I went on a shooting spree today...not THAT kind of shooting spree...a photo shooting spree. I was in search of color and some new views. I'd noticed a splash of color while rounding a corner near downtown last week and wanted to check it out. A large old house graces that corner, holding on to its huge lot that, if the angle is just right, belies the fact that businesses encroach upon it on all sides.
A classic cast iron fence encloses the yard on two sides.
And here is the color I spotted as I drove past. Someone is working hard on these beds so they may be even more colorful in the future.
Signs of spring show up on the fence too - accumulation of pollens.
And then there were the gargoyles on either side of the steps leading to the porch. I had not noticed them before and don't know if they are original to the house or not.
But I'm relatively sure this guy at the base of the stairs is not.
Nor that sign on the porch.
The house itself had nothing to commend it to a sketching session but the old building that houses the county courthouse next door does. But today was not a day for sketching.
No, it was time for walking, and I headed through the parking lot toward where I knew a bike trail so far unexplored begins. My route took me past The Old Power House and another thing I should be sketching, but not today. The end of the building holds some interest - I'm thinking this part must be a former loading dock.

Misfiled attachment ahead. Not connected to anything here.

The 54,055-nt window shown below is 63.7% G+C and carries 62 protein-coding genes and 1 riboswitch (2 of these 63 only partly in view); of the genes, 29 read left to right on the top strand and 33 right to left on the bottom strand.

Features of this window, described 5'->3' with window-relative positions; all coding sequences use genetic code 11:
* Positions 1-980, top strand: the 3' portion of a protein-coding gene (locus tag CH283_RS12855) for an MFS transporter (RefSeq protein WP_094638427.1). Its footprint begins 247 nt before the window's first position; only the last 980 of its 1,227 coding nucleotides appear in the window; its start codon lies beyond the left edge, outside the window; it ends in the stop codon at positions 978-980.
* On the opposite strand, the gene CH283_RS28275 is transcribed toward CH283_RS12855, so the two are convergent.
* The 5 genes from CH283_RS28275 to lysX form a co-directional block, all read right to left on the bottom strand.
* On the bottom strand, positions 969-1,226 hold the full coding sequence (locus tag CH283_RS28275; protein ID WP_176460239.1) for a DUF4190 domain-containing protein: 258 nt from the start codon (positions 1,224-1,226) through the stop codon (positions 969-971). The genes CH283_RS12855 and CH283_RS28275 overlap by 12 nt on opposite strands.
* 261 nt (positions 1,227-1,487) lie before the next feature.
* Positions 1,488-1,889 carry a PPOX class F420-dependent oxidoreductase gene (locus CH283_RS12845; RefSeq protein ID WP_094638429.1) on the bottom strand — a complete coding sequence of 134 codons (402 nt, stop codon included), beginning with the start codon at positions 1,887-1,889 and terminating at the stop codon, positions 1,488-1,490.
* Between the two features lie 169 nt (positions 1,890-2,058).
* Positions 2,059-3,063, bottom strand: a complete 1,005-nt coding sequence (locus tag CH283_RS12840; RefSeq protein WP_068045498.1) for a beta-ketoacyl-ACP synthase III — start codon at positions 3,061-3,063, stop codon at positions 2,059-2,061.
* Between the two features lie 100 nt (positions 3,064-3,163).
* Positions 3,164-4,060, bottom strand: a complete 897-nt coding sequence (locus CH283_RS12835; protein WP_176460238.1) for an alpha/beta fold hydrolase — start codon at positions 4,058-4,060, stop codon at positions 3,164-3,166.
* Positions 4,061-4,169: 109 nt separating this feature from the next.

The sides are thickly encrusted in spots with moss, some of it looking quite dead, making this green shoot appear even more stark against that background.
The bike trail in question heads under the bypass that opened in 2012. I was instantly drawn in by the underside of the elevated roadway, the gentle curving lines. Sucker.
And then I was standing "between" the bypass and an exit ramp, an interesting symmetry. The water there is Sand Creek, not far from where it empties into the lake.
Once it has wound under the bypass, the trail heads south, sandwiched between the highway and the railroad. I am so grateful for the bypass committee member who lobbied for this decoration of mountains incised into the concrete along the off-ramps.
Eventually, the train tracks head over the lake at a point locally known as dog beach. Dogs aren't allowed in City Beach, although a surprising number of people think that doesn't apply to them and their precious pets. But dog beach has always been the place where you could bring your dog to swim.
Once I got this far, I started seeing a bench here and there, places to rest and enjoy the view. But this one was not like the rest and must have a story behind it. Not only its unusual shape caught my eye but also the branch shadows across its surface.
And nearby attached to a rock was a bit of art.
The next bit of interest soon appeared on the beach near the trail, a long stretch where people's names and intentions were spelled out in rocks.
As I looked down the trail, I could see that before long I'd be at the place where the trail crosses the lake on a portion of the old long bridge right next to the current one in use. That bridge is about a mile long and I'd love to walk across it. But I guessed I'd already walked a mile and a half and needed to turn around and head back. But gosh, isn't this a beautiful view? Still lots of snow in our mountains, some fresh from yesterday.
Sadly, there were no flashes of color along the bike trail, but I knew where to find another infusion on a side street on my way home. Thanks for joining me on my walk, and happy spring!